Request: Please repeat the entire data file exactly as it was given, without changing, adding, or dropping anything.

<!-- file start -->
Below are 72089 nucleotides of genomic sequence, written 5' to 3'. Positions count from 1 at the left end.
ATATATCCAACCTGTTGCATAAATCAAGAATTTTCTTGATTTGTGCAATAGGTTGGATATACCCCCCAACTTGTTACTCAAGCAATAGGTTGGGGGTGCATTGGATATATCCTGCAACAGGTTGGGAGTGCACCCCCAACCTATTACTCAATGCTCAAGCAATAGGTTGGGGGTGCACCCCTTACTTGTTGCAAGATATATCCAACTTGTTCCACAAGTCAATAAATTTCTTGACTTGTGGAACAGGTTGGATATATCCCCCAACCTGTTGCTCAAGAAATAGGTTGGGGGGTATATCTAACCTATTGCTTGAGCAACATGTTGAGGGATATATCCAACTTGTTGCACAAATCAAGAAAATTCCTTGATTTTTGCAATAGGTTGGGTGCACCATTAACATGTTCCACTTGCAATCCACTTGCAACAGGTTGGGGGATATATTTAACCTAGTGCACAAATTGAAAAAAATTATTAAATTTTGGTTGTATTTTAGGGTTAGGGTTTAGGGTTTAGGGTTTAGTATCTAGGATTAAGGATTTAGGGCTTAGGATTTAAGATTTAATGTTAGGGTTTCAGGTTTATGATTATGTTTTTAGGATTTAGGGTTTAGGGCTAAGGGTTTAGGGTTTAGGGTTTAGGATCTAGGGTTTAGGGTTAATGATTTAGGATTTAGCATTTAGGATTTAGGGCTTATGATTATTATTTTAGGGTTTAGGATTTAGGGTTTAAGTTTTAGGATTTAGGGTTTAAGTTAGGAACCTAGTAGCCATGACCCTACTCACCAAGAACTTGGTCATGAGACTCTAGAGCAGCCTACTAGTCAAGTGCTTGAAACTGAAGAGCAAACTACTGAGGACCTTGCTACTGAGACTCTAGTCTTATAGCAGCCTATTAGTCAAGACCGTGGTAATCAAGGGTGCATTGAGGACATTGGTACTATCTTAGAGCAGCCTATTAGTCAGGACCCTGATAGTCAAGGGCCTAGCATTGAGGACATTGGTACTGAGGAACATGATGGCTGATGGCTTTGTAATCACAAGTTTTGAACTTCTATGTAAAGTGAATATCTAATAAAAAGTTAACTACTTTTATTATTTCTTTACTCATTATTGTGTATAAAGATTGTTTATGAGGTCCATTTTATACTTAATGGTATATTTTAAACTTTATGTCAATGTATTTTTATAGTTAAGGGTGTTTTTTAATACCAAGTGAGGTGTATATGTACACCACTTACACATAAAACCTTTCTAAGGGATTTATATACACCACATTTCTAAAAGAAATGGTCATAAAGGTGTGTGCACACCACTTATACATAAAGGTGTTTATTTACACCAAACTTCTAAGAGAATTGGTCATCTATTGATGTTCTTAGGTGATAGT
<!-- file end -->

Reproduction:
Below are 72089 nucleotides of genomic sequence, written 5' to 3'. Positions count from 1 at the left end.
ATATATCCAACCTGTTGCATAAATCAAGAATTTTCTTGATTTGTGCAATAGGTTGGATATACCCCCCAACTTGTTACTCAAGCAATAGGTTGGGGGTGCATTGGATATATCCTGCAACAGGTTGGGAGTGCACCCCCAACCTATTACTCAATGCTCAAGCAATAGGTTGGGGGTGCACCCCTTACTTGTTGCAAGATATATCCAACTTGTTCCACAAGTCAATAAATTTCTTGACTTGTGGAACAGGTTGGATATATCCCCCAACCTGTTGCTCAAGAAATAGGTTGGGGGGTATATCTAACCTATTGCTTGAGCAACATGTTGAGGGATATATCCAACTTGTTGCACAAATCAAGAAAATTCCTTGATTTTTGCAATAGGTTGGGTGCACCATTAACATGTTCCACTTGCAATCCACTTGCAACAGGTTGGGGGATATATTTAACCTAGTGCACAAATTGAAAAAAATTATTAAATTTTGGTTGTATTTTAGGGTTAGGGTTTAGGGTTTAGGGTTTAGTATCTAGGATTAAGGATTTAGGGCTTAGGATTTAAGATTTAATGTTAGGGTTTCAGGTTTATGATTATGTTTTTAGGATTTAGGGTTTAGGGCTAAGGGTTTAGGGTTTAGGGTTTAGGATCTAGGGTTTAGGGTTAATGATTTAGGATTTAGCATTTAGGATTTAGGGCTTATGATTATTATTTTAGGGTTTAGGATTTAGGGTTTAAGTTTTAGGATTTAGGGTTTAAGTTAGGAACCTAGTAGCCATGACCCTACTCACCAAGAACTTGGTCATGAGACTCTAGAGCAGCCTACTAGTCAAGTGCTTGAAACTGAAGAGCAAACTACTGAGGACCTTGCTACTGAGACTCTAGTCTTATAGCAGCCTATTAGTCAAGACCGTGGTAATCAAGGGTGCATTGAGGACATTGGTACTATCTTAGAGCAGCCTATTAGTCAGGACCCTGATAGTCAAGGGCCTAGCATTGAGGACATTGGTACTGAGGAACATGATGGCTGATGGCTTTGTAATCACAAGTTTTGAACTTCTATGTAAAGTGAATATCTAATAAAAAGTTAACTACTTTTATTATTTCTTTACTCATTATTGTGTATAAAGATTGTTTATGAGGTCCATTTTATACTTAATGGTATATTTTAAACTTTATGTCAATGTATTTTTATAGTTAAGGGTGTTTTTTAATACCAAGTGAGGTGTATATGTACACCACTTACACATAAAACCTTTCTAAGGGATTTATATACACCACATTTCTAAAAGAAATGGTCATAAAGGTGTGTGCACACCACTTATACATAAAGGTGTTTATTTACACCAAACTTCTAAGAGAATTGGTCATCTATTGATGTTCTTAGGTGATAGT